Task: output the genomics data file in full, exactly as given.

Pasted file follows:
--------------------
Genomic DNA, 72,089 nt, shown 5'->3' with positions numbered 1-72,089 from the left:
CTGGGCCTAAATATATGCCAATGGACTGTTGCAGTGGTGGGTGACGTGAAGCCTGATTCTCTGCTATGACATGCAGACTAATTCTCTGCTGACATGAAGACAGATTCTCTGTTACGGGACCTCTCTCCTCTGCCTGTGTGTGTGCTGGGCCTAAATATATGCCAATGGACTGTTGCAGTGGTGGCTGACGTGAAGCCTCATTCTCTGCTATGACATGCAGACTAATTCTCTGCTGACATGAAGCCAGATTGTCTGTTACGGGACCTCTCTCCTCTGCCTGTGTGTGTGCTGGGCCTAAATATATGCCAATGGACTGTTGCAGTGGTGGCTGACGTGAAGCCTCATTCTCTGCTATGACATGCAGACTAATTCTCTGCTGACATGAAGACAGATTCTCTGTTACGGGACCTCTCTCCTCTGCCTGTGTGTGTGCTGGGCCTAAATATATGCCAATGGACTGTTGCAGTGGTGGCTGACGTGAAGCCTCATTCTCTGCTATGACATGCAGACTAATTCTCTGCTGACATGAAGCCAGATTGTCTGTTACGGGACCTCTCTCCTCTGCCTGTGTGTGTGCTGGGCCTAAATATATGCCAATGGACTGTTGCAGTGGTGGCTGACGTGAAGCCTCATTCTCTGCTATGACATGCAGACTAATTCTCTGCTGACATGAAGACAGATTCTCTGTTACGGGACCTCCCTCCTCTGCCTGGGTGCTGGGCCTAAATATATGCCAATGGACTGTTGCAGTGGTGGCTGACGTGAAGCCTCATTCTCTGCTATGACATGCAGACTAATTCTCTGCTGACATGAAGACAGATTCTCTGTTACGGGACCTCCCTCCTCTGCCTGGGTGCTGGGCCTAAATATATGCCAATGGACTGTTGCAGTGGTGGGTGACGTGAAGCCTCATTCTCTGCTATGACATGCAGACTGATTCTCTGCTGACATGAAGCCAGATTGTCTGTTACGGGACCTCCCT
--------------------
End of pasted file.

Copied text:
Genomic DNA, 72,089 nt, shown 5'->3' with positions numbered 1-72,089 from the left:
CTGGGCCTAAATATATGCCAATGGACTGTTGCAGTGGTGGGTGACGTGAAGCCTGATTCTCTGCTATGACATGCAGACTAATTCTCTGCTGACATGAAGACAGATTCTCTGTTACGGGACCTCTCTCCTCTGCCTGTGTGTGTGCTGGGCCTAAATATATGCCAATGGACTGTTGCAGTGGTGGCTGACGTGAAGCCTCATTCTCTGCTATGACATGCAGACTAATTCTCTGCTGACATGAAGCCAGATTGTCTGTTACGGGACCTCTCTCCTCTGCCTGTGTGTGTGCTGGGCCTAAATATATGCCAATGGACTGTTGCAGTGGTGGCTGACGTGAAGCCTCATTCTCTGCTATGACATGCAGACTAATTCTCTGCTGACATGAAGACAGATTCTCTGTTACGGGACCTCTCTCCTCTGCCTGTGTGTGTGCTGGGCCTAAATATATGCCAATGGACTGTTGCAGTGGTGGCTGACGTGAAGCCTCATTCTCTGCTATGACATGCAGACTAATTCTCTGCTGACATGAAGCCAGATTGTCTGTTACGGGACCTCTCTCCTCTGCCTGTGTGTGTGCTGGGCCTAAATATATGCCAATGGACTGTTGCAGTGGTGGCTGACGTGAAGCCTCATTCTCTGCTATGACATGCAGACTAATTCTCTGCTGACATGAAGACAGATTCTCTGTTACGGGACCTCCCTCCTCTGCCTGGGTGCTGGGCCTAAATATATGCCAATGGACTGTTGCAGTGGTGGCTGACGTGAAGCCTCATTCTCTGCTATGACATGCAGACTAATTCTCTGCTGACATGAAGACAGATTCTCTGTTACGGGACCTCCCTCCTCTGCCTGGGTGCTGGGCCTAAATATATGCCAATGGACTGTTGCAGTGGTGGGTGACGTGAAGCCTCATTCTCTGCTATGACATGCAGACTGATTCTCTGCTGACATGAAGCCAGATTGTCTGTTACGGGACCTCCCT